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Andaman Cobra

Andaman Cobra (Naja sagittifera)

Andaman Cobra

The Andaman cobra (Naja sagittifera), also known as the Andaman spitting cobra, is a venomous snake endemic to the Andaman Islands in the Bay of Bengal, India. Here are some detailed points about this species:

Physical Characteristics

  • Size: Andaman cobras typically grow to about 1 to 1.5 meters (3.3 to 4.9 feet) in length, though some individuals can reach lengths of up to 2 meters (6.6 feet).
  • Appearance: They have a slender body with a distinctive hood, which they expand when threatened. The hood is not as pronounced as that of the Indian cobra.
  • Color: Their coloration can vary, but they are typically olive-green, brown, or black with lighter crossbands or spots along the body.


  • Geographical Range: The Andaman cobra is found exclusively on the Andaman Islands, a group of islands in the Bay of Bengal.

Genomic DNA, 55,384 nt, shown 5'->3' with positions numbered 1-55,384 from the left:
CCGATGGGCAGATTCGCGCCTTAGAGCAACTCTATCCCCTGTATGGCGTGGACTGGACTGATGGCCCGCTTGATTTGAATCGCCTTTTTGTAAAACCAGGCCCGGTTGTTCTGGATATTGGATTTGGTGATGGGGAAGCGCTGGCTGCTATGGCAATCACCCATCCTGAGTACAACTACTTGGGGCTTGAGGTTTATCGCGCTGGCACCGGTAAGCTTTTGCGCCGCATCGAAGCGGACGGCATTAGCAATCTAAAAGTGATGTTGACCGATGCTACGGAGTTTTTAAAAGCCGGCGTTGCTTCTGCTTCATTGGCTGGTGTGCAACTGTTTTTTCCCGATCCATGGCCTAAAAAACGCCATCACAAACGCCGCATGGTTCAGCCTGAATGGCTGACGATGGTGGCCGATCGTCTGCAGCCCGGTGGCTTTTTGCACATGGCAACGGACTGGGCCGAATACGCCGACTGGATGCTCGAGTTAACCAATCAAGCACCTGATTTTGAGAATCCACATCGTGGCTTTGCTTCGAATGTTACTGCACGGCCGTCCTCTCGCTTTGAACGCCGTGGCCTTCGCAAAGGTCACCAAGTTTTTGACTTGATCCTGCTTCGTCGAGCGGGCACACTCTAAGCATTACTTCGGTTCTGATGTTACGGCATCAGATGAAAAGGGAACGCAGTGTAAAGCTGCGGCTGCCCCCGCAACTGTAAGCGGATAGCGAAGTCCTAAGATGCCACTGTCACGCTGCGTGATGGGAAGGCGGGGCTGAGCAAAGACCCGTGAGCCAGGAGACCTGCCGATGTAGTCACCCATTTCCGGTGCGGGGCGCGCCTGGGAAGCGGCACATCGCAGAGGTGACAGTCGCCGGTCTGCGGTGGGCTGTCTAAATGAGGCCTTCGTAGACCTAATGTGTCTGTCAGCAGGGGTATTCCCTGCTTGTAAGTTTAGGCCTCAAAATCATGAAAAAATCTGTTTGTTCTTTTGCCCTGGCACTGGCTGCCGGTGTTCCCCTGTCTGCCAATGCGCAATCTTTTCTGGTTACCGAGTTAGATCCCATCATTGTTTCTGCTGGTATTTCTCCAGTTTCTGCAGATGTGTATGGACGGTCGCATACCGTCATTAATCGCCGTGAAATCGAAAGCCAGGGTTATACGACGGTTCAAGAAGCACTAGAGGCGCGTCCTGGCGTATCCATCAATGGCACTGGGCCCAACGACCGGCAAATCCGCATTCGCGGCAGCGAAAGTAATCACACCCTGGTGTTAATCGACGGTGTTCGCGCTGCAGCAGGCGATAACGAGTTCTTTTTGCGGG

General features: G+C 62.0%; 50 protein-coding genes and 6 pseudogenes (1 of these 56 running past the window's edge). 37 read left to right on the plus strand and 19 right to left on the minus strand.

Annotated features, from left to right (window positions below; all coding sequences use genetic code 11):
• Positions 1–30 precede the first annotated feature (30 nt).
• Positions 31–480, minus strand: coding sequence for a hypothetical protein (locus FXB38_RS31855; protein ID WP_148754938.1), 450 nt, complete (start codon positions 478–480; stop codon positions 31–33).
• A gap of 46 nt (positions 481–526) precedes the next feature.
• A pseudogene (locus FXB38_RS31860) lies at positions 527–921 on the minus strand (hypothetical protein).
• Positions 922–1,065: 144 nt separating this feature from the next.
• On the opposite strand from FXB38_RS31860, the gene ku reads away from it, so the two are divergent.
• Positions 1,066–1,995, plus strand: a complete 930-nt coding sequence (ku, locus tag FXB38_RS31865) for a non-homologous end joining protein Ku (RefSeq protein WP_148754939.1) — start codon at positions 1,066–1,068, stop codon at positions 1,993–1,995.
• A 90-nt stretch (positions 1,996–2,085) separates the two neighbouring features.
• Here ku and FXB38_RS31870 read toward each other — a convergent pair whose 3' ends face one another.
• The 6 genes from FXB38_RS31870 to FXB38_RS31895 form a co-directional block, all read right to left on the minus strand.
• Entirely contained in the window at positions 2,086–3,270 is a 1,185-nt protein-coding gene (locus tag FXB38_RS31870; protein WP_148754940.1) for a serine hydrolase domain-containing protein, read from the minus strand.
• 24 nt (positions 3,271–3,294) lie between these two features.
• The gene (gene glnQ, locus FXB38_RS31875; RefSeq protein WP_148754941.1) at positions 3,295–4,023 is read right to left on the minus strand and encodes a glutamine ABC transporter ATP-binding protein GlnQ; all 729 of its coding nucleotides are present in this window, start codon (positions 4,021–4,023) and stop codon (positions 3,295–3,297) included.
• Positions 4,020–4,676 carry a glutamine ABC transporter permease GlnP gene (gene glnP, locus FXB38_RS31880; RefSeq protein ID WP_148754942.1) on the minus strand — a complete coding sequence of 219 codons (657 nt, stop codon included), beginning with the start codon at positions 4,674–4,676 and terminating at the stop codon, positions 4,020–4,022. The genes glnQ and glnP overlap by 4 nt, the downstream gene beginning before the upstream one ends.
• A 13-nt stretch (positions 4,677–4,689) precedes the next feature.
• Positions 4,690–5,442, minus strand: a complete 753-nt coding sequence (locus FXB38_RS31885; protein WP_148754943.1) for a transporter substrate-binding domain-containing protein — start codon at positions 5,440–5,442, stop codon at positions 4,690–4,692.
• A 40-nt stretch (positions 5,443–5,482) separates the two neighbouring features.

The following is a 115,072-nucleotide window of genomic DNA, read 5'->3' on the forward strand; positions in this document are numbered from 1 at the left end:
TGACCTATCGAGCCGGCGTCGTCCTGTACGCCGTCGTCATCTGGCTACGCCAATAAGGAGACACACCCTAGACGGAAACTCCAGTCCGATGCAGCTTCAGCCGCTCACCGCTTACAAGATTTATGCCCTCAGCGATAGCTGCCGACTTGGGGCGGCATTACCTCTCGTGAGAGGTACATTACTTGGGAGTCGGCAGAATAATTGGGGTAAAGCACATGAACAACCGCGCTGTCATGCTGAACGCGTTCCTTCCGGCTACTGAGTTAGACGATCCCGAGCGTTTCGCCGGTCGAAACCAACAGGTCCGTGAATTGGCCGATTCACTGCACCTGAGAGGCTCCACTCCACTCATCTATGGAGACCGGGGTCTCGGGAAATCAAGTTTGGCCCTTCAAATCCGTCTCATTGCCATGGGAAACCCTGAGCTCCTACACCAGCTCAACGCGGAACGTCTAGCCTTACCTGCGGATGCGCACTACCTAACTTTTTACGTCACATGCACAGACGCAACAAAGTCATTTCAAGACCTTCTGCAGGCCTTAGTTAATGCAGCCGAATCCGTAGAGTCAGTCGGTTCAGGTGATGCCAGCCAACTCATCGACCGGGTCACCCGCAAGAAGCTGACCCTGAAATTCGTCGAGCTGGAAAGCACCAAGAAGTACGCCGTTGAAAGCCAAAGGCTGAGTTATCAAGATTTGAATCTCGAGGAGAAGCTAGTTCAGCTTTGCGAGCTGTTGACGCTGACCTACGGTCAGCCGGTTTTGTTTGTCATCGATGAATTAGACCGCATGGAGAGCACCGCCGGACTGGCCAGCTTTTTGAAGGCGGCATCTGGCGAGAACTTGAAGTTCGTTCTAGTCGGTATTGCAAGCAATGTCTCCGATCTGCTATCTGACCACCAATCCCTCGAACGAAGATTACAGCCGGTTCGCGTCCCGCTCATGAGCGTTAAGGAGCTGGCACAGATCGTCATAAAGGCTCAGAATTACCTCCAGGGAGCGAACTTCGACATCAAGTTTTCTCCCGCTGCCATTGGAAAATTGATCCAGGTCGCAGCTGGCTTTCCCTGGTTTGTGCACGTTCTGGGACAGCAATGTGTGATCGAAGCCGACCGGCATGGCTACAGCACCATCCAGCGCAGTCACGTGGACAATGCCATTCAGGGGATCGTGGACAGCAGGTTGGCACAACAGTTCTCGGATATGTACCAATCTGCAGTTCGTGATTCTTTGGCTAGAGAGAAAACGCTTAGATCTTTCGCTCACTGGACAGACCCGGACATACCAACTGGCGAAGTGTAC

• Environment: They inhabit a variety of habitats on the islands, including forests, grasslands, coastal areas, and human settlements. They are often found near water bodies and are known to adapt to disturbed habitats.

Conservation Status

  • Threats: The Andaman cobras face threats from habitat loss, fragmentation, and human persecution.
  • Conservation Efforts: Efforts to conserve Andaman cobras may involve habitat protection, public awareness campaigns, and research initiatives to better understand their ecology and behavior.
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